A post I did a while back on Commander Edwin J Quinby and the Great Streetcar Conspiracy still gets a fair number of clicks. Quinby is dear to me because he’s one of those rare figures who walks like a conspiracist; publishes weird, almost-unreadable broadsides like a conspiracist; ties everything up into a seamless package like a conspiracist–but, quackery or no, was basically correct.
A couple of days ago I heard from Louis Guilbault, a tram enthusiast and author of the book A Streetcar Named Conspire. He sent me a link to the above You Tube video, which is filled with wonderful archival footage. He didn’t send me the link to his book website, but you can find it here.
I don’t want to post links because real people are involved (this is so much more than a “literary” uproar; actual lives are, if not being ruined, then permanently changed) but the Twitterverse’s focus on the undeniable misogyny exhibited by the Brooklyn-based book blogger who melted down on Twitter, Facebook, and from what I hear, one of the East River spans a few days ago, reminds me in some ways of the dynamics of the gender wars as they are fought in too many chat rooms and blogs.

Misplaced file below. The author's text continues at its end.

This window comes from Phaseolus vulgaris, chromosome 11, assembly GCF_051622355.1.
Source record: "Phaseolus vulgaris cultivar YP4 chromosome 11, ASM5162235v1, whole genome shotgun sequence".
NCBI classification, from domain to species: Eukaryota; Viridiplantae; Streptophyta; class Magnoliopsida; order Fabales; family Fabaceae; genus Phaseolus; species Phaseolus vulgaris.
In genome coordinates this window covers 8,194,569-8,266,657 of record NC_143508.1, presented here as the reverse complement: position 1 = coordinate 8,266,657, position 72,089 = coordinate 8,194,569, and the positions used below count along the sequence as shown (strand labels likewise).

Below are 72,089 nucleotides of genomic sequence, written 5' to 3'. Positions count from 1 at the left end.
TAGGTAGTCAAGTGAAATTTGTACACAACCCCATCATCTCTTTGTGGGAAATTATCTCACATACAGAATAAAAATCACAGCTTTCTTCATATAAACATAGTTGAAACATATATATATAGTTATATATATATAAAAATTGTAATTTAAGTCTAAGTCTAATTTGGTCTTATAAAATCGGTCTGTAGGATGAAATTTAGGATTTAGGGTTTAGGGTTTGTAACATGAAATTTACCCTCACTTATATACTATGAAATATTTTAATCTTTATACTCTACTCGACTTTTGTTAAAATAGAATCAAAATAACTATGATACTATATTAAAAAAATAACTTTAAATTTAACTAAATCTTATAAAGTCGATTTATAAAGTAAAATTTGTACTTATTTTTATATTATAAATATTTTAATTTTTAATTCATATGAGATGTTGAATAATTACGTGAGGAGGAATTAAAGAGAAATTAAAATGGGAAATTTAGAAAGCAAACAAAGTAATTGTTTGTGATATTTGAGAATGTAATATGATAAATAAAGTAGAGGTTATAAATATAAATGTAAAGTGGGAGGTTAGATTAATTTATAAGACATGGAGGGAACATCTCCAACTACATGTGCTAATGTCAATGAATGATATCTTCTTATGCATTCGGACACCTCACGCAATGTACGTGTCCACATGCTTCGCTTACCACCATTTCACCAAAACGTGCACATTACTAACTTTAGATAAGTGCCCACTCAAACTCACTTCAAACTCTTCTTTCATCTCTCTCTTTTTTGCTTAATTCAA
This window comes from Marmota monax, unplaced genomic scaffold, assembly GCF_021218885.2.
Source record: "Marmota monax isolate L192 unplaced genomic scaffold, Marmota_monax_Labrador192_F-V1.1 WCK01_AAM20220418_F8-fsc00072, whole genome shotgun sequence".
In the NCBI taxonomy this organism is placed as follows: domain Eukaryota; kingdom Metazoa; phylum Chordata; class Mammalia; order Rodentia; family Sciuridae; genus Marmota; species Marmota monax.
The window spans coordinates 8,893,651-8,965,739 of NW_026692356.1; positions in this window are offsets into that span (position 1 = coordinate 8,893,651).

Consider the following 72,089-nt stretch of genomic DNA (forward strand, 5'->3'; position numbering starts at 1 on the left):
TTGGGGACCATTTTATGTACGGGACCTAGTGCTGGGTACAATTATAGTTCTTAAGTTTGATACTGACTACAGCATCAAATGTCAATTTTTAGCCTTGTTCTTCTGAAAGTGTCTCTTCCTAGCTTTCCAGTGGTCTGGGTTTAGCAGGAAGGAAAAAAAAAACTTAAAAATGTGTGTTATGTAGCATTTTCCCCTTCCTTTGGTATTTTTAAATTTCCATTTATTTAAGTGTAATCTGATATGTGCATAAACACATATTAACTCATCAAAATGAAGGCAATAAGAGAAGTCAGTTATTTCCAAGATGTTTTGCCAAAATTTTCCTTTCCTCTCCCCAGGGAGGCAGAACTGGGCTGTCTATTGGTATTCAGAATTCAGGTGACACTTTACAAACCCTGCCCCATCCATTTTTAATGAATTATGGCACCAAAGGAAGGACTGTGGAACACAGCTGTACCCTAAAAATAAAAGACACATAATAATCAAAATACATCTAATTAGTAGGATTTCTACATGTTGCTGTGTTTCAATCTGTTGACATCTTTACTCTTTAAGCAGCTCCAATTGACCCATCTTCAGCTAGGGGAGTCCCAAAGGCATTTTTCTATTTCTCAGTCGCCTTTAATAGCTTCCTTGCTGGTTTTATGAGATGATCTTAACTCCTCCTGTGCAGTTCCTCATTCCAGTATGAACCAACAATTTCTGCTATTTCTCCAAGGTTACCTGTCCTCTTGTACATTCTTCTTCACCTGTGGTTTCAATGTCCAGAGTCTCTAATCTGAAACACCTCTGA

The big headline issues that define the conflicts are sexism (whether of the misandric or misogynist variety) and victimization, but the energies that keep them at such a white-hot heat are highly particularized–which is to say, fueled not so much by big ideas as by very specific experiences of pain and suffering.
The man who holds forth about women and hypergamy (marrying up) is often writing about (or projecting his fears onto) his ex-partner; the man who is obsessed with misandric persecution may be generalizing his own sad story into a grand unified political theory. Yes, I will acknowledge that some of their stories are true and that there are feminists who don’t like men; I don’t want to re-litigate all that business here. I’ll even stipulate that you could say the exact same things as I do about men’s rightists about some feminists. Sexism is real, of course, and it is a force in politics and culture.